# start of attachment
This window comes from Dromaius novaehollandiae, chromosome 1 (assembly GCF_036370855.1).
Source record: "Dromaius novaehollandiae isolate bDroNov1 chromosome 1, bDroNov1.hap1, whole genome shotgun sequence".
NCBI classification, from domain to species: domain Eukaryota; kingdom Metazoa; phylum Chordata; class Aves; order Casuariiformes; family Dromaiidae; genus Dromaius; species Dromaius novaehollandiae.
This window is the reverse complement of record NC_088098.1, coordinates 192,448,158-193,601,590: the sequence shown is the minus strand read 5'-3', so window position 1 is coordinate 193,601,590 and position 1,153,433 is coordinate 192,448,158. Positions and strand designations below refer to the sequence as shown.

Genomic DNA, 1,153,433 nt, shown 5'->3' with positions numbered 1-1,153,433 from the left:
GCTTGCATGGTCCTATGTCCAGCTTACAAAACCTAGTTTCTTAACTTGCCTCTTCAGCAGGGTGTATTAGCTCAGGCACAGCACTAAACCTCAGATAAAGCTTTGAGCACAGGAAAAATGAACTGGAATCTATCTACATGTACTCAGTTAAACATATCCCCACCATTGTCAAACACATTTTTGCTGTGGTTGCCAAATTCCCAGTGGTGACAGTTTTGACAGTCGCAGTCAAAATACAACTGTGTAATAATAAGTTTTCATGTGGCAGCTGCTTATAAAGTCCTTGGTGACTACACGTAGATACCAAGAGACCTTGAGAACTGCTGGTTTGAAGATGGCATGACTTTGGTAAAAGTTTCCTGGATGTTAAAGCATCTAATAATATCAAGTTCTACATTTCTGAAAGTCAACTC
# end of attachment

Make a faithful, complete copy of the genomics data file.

This window comes from Dromaius novaehollandiae, chromosome 1 (assembly GCF_036370855.1).
Source record: "Dromaius novaehollandiae isolate bDroNov1 chromosome 1, bDroNov1.hap1, whole genome shotgun sequence".
NCBI classification, from domain to species: domain Eukaryota; kingdom Metazoa; phylum Chordata; class Aves; order Casuariiformes; family Dromaiidae; genus Dromaius; species Dromaius novaehollandiae.
This window is the reverse complement of record NC_088098.1, coordinates 192,448,158-193,601,590: the sequence shown is the minus strand read 5'-3', so window position 1 is coordinate 193,601,590 and position 1,153,433 is coordinate 192,448,158. Positions and strand designations below refer to the sequence as shown.

Genomic DNA, 1,153,433 nt, shown 5'->3' with positions numbered 1-1,153,433 from the left:
GCTTGCATGGTCCTATGTCCAGCTTACAAAACCTAGTTTCTTAACTTGCCTCTTCAGCAGGGTGTATTAGCTCAGGCACAGCACTAAACCTCAGATAAAGCTTTGAGCACAGGAAAAATGAACTGGAATCTATCTACATGTACTCAGTTAAACATATCCCCACCATTGTCAAACACATTTTTGCTGTGGTTGCCAAATTCCCAGTGGTGACAGTTTTGACAGTCGCAGTCAAAATACAACTGTGTAATAATAAGTTTTCATGTGGCAGCTGCTTATAAAGTCCTTGGTGACTACACGTAGATACCAAGAGACCTTGAGAACTGCTGGTTTGAAGATGGCATGACTTTGGTAAAAGTTTCCTGGATGTTAAAGCATCTAATAATATCAAGTTCTACATTTCTGAAAGTCAACTC